I’m pleased to present an inventive, eloquent craft essay for the eleventh issue of Mason’s Road. The essay, entitled “Symbolism in the Stories of Flannery O’Connor,” by Carolyn Brown, examines a slim but memorable portion of O’Connor’s oeuvre, positing that the author’s deliberate use of symbolism is inherently connected to her devout Catholicism. It examines stories within A Good Man is Hard to Find, along with Everything that Rises Must Converge. With extracted passages of O’Connor’s prose, Brown shows readers the purity of the icon’s voice, and the epiphanies that seem plainly hidden – and easily accessible – for her characters.
In this essay, Brown writes to the thematic thread of joy in an indirect, but cogent way. That is, although much of O’Connor’s spiritual subtext – as seen in the sky and in nature – is ambiguous, Brown points out that O’Connor’s characters can appreciate, or disregard the helpful signs from above; that is, then, the comfort of a divine power, or simply the ability to understand life, which in itself can be joyous. Brown seems to assert that O’Connor wrote not only to disseminate ‘face value,’ but also to unearth looser, more spiritual elements. Altogether, it is an essay of wit which takes an adamant stance on the literature of an American icon.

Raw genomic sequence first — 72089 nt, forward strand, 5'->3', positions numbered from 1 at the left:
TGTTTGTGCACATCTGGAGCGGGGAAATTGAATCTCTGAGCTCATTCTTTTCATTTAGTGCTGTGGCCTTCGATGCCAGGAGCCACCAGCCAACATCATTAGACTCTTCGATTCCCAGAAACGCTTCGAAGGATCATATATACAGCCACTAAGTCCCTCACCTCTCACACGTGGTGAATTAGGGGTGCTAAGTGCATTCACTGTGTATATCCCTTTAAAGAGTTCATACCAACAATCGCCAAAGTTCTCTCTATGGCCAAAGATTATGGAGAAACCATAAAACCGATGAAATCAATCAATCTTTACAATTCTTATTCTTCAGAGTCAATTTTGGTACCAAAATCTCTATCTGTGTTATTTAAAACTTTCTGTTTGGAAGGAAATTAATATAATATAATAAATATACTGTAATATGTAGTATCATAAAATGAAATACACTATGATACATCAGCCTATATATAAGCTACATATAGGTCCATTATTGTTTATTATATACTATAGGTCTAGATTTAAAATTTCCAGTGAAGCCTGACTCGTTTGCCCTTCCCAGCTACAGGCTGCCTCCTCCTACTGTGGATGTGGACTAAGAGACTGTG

I hope you enjoy it.